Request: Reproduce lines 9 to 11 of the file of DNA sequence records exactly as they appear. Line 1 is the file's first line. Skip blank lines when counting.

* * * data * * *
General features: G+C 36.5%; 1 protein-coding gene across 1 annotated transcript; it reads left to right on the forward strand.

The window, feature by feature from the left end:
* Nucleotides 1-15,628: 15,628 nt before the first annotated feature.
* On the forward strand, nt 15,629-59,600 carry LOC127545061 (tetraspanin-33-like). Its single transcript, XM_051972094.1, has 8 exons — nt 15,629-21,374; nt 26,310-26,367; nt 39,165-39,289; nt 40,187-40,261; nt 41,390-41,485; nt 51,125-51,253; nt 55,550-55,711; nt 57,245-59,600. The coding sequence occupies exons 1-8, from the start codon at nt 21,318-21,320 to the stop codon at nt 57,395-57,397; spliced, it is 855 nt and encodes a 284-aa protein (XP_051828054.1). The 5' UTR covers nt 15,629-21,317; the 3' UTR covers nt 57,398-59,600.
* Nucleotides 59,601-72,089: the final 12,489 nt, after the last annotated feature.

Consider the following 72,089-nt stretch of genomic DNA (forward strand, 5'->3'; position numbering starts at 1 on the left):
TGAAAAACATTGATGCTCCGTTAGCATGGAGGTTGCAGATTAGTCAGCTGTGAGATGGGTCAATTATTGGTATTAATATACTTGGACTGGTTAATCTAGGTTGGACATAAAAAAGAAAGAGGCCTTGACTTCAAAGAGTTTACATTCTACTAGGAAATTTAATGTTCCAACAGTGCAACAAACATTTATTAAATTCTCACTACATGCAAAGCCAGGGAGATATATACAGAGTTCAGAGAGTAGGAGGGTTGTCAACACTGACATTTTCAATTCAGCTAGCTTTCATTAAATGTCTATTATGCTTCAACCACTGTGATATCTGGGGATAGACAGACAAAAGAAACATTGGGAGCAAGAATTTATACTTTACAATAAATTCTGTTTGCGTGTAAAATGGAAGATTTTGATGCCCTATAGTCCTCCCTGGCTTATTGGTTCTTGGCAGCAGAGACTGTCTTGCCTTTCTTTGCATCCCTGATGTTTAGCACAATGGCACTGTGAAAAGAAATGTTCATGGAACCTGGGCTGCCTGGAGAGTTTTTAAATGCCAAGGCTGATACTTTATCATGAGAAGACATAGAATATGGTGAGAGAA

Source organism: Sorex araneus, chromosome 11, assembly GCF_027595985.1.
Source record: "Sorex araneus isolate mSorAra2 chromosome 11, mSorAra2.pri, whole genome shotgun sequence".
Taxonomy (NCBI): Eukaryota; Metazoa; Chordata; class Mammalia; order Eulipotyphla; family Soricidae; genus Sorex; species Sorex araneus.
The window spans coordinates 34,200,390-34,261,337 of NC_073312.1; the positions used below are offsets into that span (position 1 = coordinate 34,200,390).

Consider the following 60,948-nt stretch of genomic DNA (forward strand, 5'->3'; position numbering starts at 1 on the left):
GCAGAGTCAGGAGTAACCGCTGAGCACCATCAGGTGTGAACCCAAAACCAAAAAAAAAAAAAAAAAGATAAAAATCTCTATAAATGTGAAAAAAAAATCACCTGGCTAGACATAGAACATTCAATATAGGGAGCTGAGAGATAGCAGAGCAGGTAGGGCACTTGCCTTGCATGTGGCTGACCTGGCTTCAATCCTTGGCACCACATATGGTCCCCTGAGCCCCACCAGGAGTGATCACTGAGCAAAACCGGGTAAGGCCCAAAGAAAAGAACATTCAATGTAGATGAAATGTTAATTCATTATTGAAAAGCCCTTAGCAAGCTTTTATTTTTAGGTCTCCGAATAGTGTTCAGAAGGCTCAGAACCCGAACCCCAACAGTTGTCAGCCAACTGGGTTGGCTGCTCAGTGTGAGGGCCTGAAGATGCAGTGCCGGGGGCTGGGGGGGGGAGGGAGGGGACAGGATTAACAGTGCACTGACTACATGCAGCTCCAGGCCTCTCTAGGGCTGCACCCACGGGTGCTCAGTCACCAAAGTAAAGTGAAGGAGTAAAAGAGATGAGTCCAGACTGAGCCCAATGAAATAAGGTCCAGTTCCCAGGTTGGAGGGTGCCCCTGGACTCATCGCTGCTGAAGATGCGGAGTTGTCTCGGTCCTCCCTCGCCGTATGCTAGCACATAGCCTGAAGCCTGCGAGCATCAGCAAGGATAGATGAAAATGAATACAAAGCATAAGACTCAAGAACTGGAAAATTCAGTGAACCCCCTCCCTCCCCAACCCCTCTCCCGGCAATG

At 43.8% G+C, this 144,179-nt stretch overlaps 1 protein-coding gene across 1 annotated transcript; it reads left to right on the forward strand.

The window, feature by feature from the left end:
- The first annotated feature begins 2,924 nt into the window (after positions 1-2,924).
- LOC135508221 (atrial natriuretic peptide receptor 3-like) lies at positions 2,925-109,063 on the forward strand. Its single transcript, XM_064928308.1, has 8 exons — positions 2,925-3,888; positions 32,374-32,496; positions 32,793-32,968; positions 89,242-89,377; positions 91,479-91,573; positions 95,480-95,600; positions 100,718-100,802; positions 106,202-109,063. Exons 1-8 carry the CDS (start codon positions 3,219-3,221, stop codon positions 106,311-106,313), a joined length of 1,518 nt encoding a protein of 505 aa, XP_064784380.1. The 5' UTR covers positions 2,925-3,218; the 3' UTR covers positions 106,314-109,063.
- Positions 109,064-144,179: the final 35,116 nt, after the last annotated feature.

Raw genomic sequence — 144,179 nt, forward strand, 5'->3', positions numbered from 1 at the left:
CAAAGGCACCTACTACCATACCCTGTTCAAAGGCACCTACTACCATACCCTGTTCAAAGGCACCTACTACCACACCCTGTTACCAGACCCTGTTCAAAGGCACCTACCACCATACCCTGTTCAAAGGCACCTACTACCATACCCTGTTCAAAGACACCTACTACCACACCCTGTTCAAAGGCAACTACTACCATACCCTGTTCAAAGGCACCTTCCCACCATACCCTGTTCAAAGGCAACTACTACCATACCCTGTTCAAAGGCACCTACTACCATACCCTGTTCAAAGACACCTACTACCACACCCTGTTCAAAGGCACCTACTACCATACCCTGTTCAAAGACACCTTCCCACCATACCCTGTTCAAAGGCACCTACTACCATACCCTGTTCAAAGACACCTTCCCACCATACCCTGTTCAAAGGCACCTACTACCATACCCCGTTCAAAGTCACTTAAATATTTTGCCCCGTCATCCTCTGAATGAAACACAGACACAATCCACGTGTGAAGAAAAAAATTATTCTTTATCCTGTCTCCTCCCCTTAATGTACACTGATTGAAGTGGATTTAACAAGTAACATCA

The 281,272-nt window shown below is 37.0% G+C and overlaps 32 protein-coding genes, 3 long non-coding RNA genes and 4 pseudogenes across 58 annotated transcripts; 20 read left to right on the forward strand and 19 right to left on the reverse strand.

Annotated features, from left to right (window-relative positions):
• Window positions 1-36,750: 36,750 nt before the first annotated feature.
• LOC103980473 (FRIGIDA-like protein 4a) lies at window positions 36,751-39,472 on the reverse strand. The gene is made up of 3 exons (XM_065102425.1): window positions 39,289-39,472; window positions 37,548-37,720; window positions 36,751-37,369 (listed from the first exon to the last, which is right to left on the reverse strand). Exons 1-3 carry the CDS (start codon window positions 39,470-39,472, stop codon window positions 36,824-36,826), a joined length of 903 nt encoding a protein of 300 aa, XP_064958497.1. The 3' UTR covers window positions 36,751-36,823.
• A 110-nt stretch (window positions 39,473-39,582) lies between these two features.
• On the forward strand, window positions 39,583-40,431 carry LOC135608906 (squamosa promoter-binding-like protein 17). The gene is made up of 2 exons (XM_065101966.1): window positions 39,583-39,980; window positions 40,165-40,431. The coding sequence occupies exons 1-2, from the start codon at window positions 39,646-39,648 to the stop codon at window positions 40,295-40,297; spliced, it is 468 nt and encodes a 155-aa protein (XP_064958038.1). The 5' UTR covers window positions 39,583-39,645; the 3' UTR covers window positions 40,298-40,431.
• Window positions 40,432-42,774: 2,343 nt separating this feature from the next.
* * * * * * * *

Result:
Source record: "Sorex araneus isolate mSorAra2 chromosome 11, mSorAra2.pri, whole genome shotgun sequence".
Taxonomy (NCBI): Eukaryota; Metazoa; Chordata; class Mammalia; order Eulipotyphla; family Soricidae; genus Sorex; species Sorex araneus.
The window spans coordinates 34,200,390-34,261,337 of NC_073312.1; the positions used below are offsets into that span (position 1 = coordinate 34,200,390).